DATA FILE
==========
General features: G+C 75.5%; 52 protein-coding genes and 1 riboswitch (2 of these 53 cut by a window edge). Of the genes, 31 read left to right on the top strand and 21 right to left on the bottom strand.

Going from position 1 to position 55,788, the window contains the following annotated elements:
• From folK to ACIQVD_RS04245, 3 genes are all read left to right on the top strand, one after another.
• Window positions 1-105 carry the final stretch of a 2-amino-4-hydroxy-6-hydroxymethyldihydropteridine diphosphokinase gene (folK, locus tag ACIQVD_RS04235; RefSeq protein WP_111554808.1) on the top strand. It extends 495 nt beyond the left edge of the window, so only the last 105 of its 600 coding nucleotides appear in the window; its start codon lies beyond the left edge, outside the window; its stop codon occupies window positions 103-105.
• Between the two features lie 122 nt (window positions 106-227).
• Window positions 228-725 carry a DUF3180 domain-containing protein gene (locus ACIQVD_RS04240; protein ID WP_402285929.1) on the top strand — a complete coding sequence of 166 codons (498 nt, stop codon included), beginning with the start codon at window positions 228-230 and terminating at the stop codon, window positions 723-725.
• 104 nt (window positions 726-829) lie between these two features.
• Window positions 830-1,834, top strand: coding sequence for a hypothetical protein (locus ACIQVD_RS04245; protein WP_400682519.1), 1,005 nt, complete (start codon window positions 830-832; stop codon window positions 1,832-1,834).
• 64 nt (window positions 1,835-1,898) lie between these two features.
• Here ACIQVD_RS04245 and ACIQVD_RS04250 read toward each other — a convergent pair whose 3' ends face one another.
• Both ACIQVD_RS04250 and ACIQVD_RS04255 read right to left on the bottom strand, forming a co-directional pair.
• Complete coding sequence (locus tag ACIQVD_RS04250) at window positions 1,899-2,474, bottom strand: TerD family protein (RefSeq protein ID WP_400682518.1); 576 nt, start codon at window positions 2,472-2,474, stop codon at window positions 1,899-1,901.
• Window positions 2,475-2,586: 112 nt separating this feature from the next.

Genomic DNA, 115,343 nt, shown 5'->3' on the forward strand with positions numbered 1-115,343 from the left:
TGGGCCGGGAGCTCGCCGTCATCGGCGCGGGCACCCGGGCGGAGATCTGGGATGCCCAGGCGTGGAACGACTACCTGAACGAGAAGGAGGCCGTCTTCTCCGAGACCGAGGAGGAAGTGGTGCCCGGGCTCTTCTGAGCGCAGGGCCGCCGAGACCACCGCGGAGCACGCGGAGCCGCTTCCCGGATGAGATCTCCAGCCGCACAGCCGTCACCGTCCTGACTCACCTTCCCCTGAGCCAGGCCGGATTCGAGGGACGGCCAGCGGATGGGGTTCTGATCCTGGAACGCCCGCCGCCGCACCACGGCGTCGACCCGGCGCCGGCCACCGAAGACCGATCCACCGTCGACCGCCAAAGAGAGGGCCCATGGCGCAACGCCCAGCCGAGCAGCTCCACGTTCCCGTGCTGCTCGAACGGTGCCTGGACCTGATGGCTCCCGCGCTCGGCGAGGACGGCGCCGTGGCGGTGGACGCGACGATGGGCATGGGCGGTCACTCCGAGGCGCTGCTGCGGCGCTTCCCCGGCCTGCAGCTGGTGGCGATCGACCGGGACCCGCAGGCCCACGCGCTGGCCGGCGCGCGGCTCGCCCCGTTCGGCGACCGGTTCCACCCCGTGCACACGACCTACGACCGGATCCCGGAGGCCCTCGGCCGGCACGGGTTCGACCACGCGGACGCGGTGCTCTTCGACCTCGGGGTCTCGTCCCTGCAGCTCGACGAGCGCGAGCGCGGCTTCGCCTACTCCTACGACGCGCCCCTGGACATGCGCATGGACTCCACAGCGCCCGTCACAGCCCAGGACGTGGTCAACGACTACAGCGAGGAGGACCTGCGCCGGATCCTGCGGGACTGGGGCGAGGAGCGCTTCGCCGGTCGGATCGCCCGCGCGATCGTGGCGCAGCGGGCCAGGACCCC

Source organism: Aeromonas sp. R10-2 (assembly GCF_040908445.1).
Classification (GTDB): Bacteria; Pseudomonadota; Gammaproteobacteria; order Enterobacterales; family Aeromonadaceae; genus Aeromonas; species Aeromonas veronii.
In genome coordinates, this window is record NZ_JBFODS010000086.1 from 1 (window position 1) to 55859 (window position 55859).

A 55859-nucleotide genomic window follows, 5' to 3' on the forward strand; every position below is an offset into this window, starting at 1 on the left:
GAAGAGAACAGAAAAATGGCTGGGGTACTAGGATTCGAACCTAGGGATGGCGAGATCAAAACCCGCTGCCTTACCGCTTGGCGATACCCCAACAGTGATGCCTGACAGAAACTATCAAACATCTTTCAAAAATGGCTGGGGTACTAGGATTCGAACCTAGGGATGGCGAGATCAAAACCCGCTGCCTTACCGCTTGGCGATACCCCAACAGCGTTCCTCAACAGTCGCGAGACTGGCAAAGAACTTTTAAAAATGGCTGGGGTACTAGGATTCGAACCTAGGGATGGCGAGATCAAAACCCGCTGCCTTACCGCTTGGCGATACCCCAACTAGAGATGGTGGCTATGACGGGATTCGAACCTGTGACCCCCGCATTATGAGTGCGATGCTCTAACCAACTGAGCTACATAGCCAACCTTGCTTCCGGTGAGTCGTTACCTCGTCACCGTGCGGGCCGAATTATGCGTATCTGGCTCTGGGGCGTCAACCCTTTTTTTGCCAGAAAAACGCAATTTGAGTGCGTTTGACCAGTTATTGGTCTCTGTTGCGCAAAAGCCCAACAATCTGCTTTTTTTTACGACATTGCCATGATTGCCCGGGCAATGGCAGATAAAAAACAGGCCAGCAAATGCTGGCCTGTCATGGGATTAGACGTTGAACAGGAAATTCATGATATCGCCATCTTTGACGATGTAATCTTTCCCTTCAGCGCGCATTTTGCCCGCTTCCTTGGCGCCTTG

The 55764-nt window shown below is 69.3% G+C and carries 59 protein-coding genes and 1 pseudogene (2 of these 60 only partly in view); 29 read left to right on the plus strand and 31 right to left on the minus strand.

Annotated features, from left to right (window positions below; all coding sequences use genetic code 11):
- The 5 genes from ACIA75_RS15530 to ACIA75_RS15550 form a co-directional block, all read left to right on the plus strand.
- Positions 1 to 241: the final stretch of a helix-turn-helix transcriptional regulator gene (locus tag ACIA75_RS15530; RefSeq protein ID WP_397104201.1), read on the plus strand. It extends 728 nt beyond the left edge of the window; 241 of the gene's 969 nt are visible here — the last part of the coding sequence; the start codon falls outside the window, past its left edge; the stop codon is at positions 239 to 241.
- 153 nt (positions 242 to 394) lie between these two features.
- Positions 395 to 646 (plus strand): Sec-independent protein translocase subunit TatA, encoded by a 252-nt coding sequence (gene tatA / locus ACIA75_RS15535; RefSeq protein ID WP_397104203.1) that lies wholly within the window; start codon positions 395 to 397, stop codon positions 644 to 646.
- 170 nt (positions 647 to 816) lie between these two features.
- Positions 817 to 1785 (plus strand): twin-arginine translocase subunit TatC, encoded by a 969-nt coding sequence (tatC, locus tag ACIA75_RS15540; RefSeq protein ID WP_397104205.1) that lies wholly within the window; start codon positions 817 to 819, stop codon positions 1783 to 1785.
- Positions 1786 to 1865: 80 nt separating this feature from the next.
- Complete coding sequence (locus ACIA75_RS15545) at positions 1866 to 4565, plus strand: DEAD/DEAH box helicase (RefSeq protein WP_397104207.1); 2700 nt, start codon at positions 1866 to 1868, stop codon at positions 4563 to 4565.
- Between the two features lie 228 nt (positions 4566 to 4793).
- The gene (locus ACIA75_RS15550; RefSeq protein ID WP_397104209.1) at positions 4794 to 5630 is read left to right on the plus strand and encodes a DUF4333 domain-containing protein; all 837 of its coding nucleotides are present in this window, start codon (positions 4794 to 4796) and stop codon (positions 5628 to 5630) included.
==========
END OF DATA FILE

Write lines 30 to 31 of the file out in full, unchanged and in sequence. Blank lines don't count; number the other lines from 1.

- Complete coding sequence (locus ACIA75_RS15545) at positions 1866 to 4565, plus strand: DEAD/DEAH box helicase (RefSeq protein WP_397104207.1); 2700 nt, start codon at positions 1866 to 1868, stop codon at positions 4563 to 4565.
- Between the two features lie 228 nt (positions 4566 to 4793).